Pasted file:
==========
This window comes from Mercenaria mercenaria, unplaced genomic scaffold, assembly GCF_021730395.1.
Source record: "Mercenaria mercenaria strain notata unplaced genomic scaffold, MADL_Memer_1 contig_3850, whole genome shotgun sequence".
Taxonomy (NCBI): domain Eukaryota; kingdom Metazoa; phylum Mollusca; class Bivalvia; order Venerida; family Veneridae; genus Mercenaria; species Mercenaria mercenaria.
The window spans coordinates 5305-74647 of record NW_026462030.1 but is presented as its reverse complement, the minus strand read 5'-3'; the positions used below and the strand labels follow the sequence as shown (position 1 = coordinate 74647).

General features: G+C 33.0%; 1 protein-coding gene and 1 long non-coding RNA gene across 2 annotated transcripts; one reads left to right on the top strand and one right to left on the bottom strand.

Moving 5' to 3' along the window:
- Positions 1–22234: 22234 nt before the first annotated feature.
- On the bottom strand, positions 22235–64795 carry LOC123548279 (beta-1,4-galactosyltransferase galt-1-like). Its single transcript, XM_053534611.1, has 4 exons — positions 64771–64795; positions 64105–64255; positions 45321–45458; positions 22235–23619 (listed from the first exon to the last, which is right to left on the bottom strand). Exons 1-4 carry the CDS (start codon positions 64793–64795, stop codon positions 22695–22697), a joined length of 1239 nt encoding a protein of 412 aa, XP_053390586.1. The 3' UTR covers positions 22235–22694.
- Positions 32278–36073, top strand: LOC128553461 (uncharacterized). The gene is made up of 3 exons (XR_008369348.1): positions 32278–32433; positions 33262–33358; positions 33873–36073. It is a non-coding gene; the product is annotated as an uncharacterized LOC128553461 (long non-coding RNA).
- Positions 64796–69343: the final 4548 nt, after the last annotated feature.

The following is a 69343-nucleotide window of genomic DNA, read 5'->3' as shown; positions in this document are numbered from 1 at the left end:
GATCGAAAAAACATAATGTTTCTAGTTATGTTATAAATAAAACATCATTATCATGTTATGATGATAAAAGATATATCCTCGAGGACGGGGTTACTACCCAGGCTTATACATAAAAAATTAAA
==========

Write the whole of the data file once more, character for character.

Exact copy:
This window comes from Mercenaria mercenaria, unplaced genomic scaffold, assembly GCF_021730395.1.
Source record: "Mercenaria mercenaria strain notata unplaced genomic scaffold, MADL_Memer_1 contig_3850, whole genome shotgun sequence".
Taxonomy (NCBI): domain Eukaryota; kingdom Metazoa; phylum Mollusca; class Bivalvia; order Venerida; family Veneridae; genus Mercenaria; species Mercenaria mercenaria.
The window spans coordinates 5305-74647 of record NW_026462030.1 but is presented as its reverse complement, the minus strand read 5'-3'; the positions used below and the strand labels follow the sequence as shown (position 1 = coordinate 74647).

General features: G+C 33.0%; 1 protein-coding gene and 1 long non-coding RNA gene across 2 annotated transcripts; one reads left to right on the top strand and one right to left on the bottom strand.

Moving 5' to 3' along the window:
- Positions 1–22234: 22234 nt before the first annotated feature.
- On the bottom strand, positions 22235–64795 carry LOC123548279 (beta-1,4-galactosyltransferase galt-1-like). Its single transcript, XM_053534611.1, has 4 exons — positions 64771–64795; positions 64105–64255; positions 45321–45458; positions 22235–23619 (listed from the first exon to the last, which is right to left on the bottom strand). Exons 1-4 carry the CDS (start codon positions 64793–64795, stop codon positions 22695–22697), a joined length of 1239 nt encoding a protein of 412 aa, XP_053390586.1. The 3' UTR covers positions 22235–22694.
- Positions 32278–36073, top strand: LOC128553461 (uncharacterized). The gene is made up of 3 exons (XR_008369348.1): positions 32278–32433; positions 33262–33358; positions 33873–36073. It is a non-coding gene; the product is annotated as an uncharacterized LOC128553461 (long non-coding RNA).
- Positions 64796–69343: the final 4548 nt, after the last annotated feature.

The following is a 69343-nucleotide window of genomic DNA, read 5'->3' as shown; positions in this document are numbered from 1 at the left end:
GATCGAAAAAACATAATGTTTCTAGTTATGTTATAAATAAAACATCATTATCATGTTATGATGATAAAAGATATATCCTCGAGGACGGGGTTACTACCCAGGCTTATACATAAAAAATTAAA